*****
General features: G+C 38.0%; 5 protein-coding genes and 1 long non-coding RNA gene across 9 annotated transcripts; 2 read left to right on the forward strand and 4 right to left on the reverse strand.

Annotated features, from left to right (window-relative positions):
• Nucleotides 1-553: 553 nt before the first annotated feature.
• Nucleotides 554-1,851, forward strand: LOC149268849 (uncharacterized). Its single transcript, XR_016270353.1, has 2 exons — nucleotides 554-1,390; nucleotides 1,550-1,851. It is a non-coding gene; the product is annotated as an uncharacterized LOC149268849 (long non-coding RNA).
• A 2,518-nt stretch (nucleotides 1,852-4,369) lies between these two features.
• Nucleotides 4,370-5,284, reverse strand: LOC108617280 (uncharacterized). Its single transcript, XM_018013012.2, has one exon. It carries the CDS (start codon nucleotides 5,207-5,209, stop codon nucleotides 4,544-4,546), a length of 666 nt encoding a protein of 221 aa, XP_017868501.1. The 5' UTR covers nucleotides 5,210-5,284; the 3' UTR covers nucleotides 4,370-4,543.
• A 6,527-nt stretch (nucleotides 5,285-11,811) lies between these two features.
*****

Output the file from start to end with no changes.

General features: G+C 38.0%; 5 protein-coding genes and 1 long non-coding RNA gene across 9 annotated transcripts; 2 read left to right on the forward strand and 4 right to left on the reverse strand.

Annotated features, from left to right (window-relative positions):
• Nucleotides 1-553: 553 nt before the first annotated feature.
• Nucleotides 554-1,851, forward strand: LOC149268849 (uncharacterized). Its single transcript, XR_016270353.1, has 2 exons — nucleotides 554-1,390; nucleotides 1,550-1,851. It is a non-coding gene; the product is annotated as an uncharacterized LOC149268849 (long non-coding RNA).
• A 2,518-nt stretch (nucleotides 1,852-4,369) lies between these two features.
• Nucleotides 4,370-5,284, reverse strand: LOC108617280 (uncharacterized). Its single transcript, XM_018013012.2, has one exon. It carries the CDS (start codon nucleotides 5,207-5,209, stop codon nucleotides 4,544-4,546), a length of 666 nt encoding a protein of 221 aa, XP_017868501.1. The 5' UTR covers nucleotides 5,210-5,284; the 3' UTR covers nucleotides 4,370-4,543.
• A 6,527-nt stretch (nucleotides 5,285-11,811) lies between these two features.